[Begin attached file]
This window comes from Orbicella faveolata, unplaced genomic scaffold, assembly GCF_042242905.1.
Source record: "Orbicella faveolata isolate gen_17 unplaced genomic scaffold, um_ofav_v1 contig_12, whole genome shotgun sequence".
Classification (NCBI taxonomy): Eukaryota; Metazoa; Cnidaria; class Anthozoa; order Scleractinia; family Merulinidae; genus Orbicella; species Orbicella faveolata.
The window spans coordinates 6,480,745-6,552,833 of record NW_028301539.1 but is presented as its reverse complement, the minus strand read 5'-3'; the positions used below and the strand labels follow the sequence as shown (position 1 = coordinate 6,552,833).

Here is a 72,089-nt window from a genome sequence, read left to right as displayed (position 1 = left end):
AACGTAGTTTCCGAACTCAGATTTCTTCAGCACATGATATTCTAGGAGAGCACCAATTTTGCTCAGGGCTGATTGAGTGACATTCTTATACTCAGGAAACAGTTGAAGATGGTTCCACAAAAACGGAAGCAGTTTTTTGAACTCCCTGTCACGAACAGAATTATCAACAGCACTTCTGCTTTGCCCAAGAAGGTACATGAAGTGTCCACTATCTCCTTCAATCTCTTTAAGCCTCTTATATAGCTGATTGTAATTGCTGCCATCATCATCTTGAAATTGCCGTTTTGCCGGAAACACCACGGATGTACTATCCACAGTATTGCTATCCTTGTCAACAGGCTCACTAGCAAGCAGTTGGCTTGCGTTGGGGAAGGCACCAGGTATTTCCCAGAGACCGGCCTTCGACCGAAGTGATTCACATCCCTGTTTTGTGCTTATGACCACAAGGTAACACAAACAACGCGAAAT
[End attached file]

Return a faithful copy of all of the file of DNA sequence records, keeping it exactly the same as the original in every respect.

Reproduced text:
This window comes from Orbicella faveolata, unplaced genomic scaffold, assembly GCF_042242905.1.
Source record: "Orbicella faveolata isolate gen_17 unplaced genomic scaffold, um_ofav_v1 contig_12, whole genome shotgun sequence".
Classification (NCBI taxonomy): Eukaryota; Metazoa; Cnidaria; class Anthozoa; order Scleractinia; family Merulinidae; genus Orbicella; species Orbicella faveolata.
The window spans coordinates 6,480,745-6,552,833 of record NW_028301539.1 but is presented as its reverse complement, the minus strand read 5'-3'; the positions used below and the strand labels follow the sequence as shown (position 1 = coordinate 6,552,833).

Here is a 72,089-nt window from a genome sequence, read left to right as displayed (position 1 = left end):
AACGTAGTTTCCGAACTCAGATTTCTTCAGCACATGATATTCTAGGAGAGCACCAATTTTGCTCAGGGCTGATTGAGTGACATTCTTATACTCAGGAAACAGTTGAAGATGGTTCCACAAAAACGGAAGCAGTTTTTTGAACTCCCTGTCACGAACAGAATTATCAACAGCACTTCTGCTTTGCCCAAGAAGGTACATGAAGTGTCCACTATCTCCTTCAATCTCTTTAAGCCTCTTATATAGCTGATTGTAATTGCTGCCATCATCATCTTGAAATTGCCGTTTTGCCGGAAACACCACGGATGTACTATCCACAGTATTGCTATCCTTGTCAACAGGCTCACTAGCAAGCAGTTGGCTTGCGTTGGGGAAGGCACCAGGTATTTCCCAGAGACCGGCCTTCGACCGAAGTGATTCACATCCCTGTTTTGTGCTTATGACCACAAGGTAACACAAACAACGCGAAAT